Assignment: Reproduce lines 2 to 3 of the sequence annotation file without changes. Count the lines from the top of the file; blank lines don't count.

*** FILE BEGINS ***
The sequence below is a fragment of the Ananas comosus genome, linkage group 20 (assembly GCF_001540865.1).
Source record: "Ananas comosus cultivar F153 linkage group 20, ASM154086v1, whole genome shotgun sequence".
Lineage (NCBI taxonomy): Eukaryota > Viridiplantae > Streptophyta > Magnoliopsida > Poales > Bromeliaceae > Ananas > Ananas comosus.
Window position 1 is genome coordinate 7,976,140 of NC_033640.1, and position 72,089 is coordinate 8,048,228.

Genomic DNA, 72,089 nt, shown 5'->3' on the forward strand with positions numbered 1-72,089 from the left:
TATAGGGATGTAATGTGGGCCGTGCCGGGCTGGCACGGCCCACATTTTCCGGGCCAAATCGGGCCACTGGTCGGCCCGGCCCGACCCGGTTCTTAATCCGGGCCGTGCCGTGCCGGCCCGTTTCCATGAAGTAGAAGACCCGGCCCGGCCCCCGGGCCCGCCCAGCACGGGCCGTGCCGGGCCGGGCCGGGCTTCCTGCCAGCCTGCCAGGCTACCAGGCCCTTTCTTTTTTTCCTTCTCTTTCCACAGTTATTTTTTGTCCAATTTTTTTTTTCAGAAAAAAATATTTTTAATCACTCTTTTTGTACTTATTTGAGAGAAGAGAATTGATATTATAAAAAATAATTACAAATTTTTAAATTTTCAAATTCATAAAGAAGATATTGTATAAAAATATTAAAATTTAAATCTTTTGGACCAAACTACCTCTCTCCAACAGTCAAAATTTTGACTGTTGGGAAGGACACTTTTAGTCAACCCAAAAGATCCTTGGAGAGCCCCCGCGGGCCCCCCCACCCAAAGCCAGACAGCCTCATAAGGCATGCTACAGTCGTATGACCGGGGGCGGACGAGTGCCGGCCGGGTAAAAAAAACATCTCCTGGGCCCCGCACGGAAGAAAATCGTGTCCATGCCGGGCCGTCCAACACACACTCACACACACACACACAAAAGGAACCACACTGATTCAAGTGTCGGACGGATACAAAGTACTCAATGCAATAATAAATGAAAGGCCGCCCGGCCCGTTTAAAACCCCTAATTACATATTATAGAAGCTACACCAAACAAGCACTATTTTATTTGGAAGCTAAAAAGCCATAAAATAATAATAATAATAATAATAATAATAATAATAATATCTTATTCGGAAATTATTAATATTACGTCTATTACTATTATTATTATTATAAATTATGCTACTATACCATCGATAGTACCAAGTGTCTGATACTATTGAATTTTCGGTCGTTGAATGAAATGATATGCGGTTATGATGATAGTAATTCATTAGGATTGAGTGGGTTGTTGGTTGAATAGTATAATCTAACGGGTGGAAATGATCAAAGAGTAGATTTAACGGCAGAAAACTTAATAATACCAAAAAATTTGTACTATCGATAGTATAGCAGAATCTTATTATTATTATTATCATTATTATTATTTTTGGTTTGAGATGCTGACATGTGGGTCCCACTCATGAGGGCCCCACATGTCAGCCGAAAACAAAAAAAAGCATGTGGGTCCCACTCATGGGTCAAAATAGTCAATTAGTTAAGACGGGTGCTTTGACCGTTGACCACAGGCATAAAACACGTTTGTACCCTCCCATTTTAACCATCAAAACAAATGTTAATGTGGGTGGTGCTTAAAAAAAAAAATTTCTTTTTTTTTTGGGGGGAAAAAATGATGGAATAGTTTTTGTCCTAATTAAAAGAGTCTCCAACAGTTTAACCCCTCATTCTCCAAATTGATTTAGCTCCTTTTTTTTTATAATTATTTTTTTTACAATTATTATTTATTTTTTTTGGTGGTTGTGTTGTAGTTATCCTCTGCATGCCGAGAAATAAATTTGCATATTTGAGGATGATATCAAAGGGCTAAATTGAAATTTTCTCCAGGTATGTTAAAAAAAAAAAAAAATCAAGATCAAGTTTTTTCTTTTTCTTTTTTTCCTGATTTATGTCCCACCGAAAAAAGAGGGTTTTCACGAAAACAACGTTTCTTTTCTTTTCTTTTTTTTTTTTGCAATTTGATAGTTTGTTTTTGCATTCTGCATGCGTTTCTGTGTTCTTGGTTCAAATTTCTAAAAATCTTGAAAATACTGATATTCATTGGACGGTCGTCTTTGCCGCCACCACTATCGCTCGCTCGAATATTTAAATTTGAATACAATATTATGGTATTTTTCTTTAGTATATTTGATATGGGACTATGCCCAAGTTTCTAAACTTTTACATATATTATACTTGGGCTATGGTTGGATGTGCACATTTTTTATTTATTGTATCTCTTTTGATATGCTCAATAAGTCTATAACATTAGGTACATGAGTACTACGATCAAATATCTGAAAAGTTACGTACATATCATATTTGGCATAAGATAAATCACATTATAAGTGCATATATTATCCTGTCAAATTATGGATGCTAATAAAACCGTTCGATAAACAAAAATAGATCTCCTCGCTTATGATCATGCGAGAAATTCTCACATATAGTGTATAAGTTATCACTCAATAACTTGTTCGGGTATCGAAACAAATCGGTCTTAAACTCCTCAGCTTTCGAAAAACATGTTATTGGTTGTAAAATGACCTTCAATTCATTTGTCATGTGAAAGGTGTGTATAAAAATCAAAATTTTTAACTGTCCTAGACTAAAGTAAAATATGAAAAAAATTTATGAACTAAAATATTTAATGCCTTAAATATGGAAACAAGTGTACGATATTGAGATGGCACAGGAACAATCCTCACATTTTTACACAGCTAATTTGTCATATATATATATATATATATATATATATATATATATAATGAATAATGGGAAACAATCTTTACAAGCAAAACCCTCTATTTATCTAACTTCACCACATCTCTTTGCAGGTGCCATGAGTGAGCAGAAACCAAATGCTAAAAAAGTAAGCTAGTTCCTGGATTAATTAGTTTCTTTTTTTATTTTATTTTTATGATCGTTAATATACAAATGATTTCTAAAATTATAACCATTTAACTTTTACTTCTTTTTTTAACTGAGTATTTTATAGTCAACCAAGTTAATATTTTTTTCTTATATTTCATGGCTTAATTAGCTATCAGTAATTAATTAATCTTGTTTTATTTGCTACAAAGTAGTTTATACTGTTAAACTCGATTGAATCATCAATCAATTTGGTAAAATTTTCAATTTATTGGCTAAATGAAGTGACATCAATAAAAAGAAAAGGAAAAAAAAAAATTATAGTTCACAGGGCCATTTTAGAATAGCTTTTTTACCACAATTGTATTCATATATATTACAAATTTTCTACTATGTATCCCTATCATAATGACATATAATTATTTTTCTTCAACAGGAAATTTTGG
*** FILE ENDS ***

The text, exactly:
Source record: "Ananas comosus cultivar F153 linkage group 20, ASM154086v1, whole genome shotgun sequence".
Lineage (NCBI taxonomy): Eukaryota > Viridiplantae > Streptophyta > Magnoliopsida > Poales > Bromeliaceae > Ananas > Ananas comosus.